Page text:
When my daughter was in middle school she toured Europe with a choral group. It was an exchange program, so the kids stayed with approved local host families. My daughter was worried about the six-week trip. A rather picky eater, she was convinced she would starve due to the lack of good food.

She returned as a gastronomical connoisseur. She first “discovered” Italian restaurants in France, Germany, and Austria. My daughter knew she could always have spaghetti or pizza. But thanks to the host families' nightly offerings, she acquired a taste and love for a wide range of foods. I created a monster, as now she drags me to her new favorite restaurant on each college visit.

Her conversion from picky to gourmet offers a good lesson. When we take the time to experience what the world has to offer, we invite new insights and outlooks to become part of our lives.

Next month the world of global concrete design will be there for us to partake near Washington, D.C. Thousands of practitioners from around the world will have their opportunity to experience the Olympics of concrete design and practices.

The International Federation for Structural Concrete (fib) is holding the Third International fib Congress (www.fib2010washington.com), May 29–June 2, at the Gaylord National Resort in National Harbor, Md., just outside of Washington, D.C. Held only once every four years, the 2010 event is being hosted in the U.S. by the Precast/Prestressed Concrete Institute (PCI). PCI has combined its own Annual Convention and Bridge Conference with the Congress to create an even more comprehensive program. This is the first time the fib Congress will be held in this country.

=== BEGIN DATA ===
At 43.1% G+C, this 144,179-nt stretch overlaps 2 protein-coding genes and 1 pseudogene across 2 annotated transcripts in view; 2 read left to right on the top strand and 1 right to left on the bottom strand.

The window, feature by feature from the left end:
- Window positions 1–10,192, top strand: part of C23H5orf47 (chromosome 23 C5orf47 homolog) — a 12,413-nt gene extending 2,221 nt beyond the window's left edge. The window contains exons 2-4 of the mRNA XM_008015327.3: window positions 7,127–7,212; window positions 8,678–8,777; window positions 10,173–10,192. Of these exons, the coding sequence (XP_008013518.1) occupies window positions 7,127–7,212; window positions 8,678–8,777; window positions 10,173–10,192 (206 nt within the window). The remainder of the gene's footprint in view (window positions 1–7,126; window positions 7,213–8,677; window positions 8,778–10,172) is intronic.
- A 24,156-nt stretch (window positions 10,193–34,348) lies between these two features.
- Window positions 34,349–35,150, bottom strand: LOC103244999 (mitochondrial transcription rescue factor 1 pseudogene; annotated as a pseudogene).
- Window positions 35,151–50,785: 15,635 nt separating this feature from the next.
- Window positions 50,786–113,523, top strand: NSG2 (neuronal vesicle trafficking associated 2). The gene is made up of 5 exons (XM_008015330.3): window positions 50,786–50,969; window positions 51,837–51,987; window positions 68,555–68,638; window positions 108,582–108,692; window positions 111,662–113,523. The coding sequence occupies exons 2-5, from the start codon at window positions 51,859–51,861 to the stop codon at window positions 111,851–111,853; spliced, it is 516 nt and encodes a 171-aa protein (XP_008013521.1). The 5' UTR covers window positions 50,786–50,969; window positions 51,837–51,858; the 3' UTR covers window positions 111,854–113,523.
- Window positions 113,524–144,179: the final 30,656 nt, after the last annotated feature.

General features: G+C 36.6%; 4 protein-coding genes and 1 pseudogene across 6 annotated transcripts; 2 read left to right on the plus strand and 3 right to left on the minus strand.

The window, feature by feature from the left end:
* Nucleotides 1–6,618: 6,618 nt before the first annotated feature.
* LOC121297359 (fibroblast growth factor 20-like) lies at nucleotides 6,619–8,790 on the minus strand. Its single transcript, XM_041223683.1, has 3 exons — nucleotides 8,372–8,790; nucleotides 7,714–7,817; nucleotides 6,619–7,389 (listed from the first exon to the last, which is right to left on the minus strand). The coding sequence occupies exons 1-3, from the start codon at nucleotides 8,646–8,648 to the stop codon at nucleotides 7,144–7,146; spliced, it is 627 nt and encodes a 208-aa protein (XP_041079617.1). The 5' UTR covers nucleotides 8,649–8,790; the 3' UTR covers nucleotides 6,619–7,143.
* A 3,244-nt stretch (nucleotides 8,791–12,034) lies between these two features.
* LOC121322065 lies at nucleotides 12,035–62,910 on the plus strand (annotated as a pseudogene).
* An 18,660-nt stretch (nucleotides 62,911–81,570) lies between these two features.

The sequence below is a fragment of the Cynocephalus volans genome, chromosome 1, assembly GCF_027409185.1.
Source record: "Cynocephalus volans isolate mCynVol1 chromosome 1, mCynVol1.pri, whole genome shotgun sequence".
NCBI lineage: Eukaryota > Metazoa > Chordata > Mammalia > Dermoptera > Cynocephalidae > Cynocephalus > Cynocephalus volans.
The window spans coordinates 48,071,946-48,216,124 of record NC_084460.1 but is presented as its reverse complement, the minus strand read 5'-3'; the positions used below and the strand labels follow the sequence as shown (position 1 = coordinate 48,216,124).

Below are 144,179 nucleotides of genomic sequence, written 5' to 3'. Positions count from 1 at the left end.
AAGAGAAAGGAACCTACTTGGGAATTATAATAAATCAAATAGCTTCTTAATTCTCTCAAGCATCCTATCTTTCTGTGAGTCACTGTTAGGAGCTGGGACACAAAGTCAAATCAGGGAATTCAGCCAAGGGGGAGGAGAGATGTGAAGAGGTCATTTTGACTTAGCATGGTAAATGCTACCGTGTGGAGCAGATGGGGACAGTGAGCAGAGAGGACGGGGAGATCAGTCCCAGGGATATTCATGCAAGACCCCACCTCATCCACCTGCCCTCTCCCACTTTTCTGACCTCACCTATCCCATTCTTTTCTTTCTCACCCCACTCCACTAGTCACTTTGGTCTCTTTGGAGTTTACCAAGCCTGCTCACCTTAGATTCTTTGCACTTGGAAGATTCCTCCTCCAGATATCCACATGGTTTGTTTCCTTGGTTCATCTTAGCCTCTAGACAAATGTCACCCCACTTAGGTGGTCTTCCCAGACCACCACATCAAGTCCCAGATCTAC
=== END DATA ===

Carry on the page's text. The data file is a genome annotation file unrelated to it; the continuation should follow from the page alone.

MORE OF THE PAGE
Program organizers choose an appropriate theme, Think Globally, Build Locally, to help focus the more than 500 peer-reviewed papers from 45 countries. In his welcome to his members, Jim Toscas, PCI's president, explains the meaning of the convention's theme: ”It's an essential tenet of sustainable design and construction, which represents the next stage in the evolution of design.”

I'm sure Toscas was thinking back to Sir Patrick Geddes when he wrote this. The early 20th century urban planner is often referred to as an inspirational source for the slogan, Think Globally, Act Locally, a key principle of the sustainability movement. In his time, Geddes was among the world's best urban planners. And if he was designing today, I'm sure he'd agree with the idea of building with local materials, such as concrete with its other inherent sustainable advantages. Thus, the technical program will include the latest in sustainable design concepts and experiences.

Next month's event also reminds us that concrete is global. I agree with Toscas when he says, “Science and engineering know no national boundaries.” It will draw experts who will share our ideas and thus, advance the whole of our industry and of society. Each year, we are becoming more open to accepting technologies and methods, regardless of origin. The Congress offers us a chance to taste what the world has to offer, without venturing too far from home.

I hope to see you there.